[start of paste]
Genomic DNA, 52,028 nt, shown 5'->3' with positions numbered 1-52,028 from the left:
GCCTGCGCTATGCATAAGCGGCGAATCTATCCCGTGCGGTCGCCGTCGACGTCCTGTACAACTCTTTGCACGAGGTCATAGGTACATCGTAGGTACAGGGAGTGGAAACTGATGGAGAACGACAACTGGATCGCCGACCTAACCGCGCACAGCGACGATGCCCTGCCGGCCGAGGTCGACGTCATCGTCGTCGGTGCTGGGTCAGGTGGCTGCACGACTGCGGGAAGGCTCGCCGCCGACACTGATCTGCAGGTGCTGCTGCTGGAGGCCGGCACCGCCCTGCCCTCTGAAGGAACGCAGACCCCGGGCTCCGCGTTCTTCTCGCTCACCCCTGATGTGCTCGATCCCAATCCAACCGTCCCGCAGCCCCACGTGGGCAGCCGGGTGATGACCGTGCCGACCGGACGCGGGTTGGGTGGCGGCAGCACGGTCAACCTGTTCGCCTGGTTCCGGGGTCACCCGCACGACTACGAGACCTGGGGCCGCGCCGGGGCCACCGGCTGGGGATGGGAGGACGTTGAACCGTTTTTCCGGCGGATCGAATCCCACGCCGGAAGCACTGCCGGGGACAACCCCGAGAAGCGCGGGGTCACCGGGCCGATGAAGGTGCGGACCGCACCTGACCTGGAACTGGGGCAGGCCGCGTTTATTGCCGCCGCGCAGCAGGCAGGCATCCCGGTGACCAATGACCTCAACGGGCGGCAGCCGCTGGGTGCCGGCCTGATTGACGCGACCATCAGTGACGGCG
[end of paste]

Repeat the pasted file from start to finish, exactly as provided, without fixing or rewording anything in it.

Genomic DNA, 52,028 nt, shown 5'->3' with positions numbered 1-52,028 from the left:
GCCTGCGCTATGCATAAGCGGCGAATCTATCCCGTGCGGTCGCCGTCGACGTCCTGTACAACTCTTTGCACGAGGTCATAGGTACATCGTAGGTACAGGGAGTGGAAACTGATGGAGAACGACAACTGGATCGCCGACCTAACCGCGCACAGCGACGATGCCCTGCCGGCCGAGGTCGACGTCATCGTCGTCGGTGCTGGGTCAGGTGGCTGCACGACTGCGGGAAGGCTCGCCGCCGACACTGATCTGCAGGTGCTGCTGCTGGAGGCCGGCACCGCCCTGCCCTCTGAAGGAACGCAGACCCCGGGCTCCGCGTTCTTCTCGCTCACCCCTGATGTGCTCGATCCCAATCCAACCGTCCCGCAGCCCCACGTGGGCAGCCGGGTGATGACCGTGCCGACCGGACGCGGGTTGGGTGGCGGCAGCACGGTCAACCTGTTCGCCTGGTTCCGGGGTCACCCGCACGACTACGAGACCTGGGGCCGCGCCGGGGCCACCGGCTGGGGATGGGAGGACGTTGAACCGTTTTTCCGGCGGATCGAATCCCACGCCGGAAGCACTGCCGGGGACAACCCCGAGAAGCGCGGGGTCACCGGGCCGATGAAGGTGCGGACCGCACCTGACCTGGAACTGGGGCAGGCCGCGTTTATTGCCGCCGCGCAGCAGGCAGGCATCCCGGTGACCAATGACCTCAACGGGCGGCAGCCGCTGGGTGCCGGCCTGATTGACGCGACCATCAGTGACGGCG